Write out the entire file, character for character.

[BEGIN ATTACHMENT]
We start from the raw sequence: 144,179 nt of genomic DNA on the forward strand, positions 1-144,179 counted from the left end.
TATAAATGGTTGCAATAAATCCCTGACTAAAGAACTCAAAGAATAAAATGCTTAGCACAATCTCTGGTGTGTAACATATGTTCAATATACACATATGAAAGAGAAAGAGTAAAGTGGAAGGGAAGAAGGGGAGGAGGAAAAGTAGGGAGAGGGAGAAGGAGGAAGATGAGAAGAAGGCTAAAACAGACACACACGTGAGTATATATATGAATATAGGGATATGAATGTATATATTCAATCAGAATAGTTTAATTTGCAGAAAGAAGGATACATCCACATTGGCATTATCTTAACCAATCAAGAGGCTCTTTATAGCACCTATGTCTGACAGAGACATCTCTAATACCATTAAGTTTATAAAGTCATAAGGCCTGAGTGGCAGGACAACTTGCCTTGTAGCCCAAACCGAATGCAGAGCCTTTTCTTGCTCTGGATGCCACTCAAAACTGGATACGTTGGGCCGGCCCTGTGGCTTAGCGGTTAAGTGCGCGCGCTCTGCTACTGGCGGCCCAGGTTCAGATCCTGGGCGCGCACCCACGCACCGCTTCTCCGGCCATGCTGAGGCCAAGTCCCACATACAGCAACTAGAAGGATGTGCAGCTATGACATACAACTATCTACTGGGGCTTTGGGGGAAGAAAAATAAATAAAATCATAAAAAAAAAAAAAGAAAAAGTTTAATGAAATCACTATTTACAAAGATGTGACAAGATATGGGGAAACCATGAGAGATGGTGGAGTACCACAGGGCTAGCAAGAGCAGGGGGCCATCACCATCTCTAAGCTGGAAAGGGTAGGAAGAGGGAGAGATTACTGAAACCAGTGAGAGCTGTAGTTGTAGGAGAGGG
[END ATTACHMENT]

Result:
We start from the raw sequence: 144,179 nt of genomic DNA on the forward strand, positions 1-144,179 counted from the left end.
TATAAATGGTTGCAATAAATCCCTGACTAAAGAACTCAAAGAATAAAATGCTTAGCACAATCTCTGGTGTGTAACATATGTTCAATATACACATATGAAAGAGAAAGAGTAAAGTGGAAGGGAAGAAGGGGAGGAGGAAAAGTAGGGAGAGGGAGAAGGAGGAAGATGAGAAGAAGGCTAAAACAGACACACACGTGAGTATATATATGAATATAGGGATATGAATGTATATATTCAATCAGAATAGTTTAATTTGCAGAAAGAAGGATACATCCACATTGGCATTATCTTAACCAATCAAGAGGCTCTTTATAGCACCTATGTCTGACAGAGACATCTCTAATACCATTAAGTTTATAAAGTCATAAGGCCTGAGTGGCAGGACAACTTGCCTTGTAGCCCAAACCGAATGCAGAGCCTTTTCTTGCTCTGGATGCCACTCAAAACTGGATACGTTGGGCCGGCCCTGTGGCTTAGCGGTTAAGTGCGCGCGCTCTGCTACTGGCGGCCCAGGTTCAGATCCTGGGCGCGCACCCACGCACCGCTTCTCCGGCCATGCTGAGGCCAAGTCCCACATACAGCAACTAGAAGGATGTGCAGCTATGACATACAACTATCTACTGGGGCTTTGGGGGAAGAAAAATAAATAAAATCATAAAAAAAAAAAAAGAAAAAGTTTAATGAAATCACTATTTACAAAGATGTGACAAGATATGGGGAAACCATGAGAGATGGTGGAGTACCACAGGGCTAGCAAGAGCAGGGGGCCATCACCATCTCTAAGCTGGAAAGGGTAGGAAGAGGGAGAGATTACTGAAACCAGTGAGAGCTGTAGTTGTAGGAGAGGG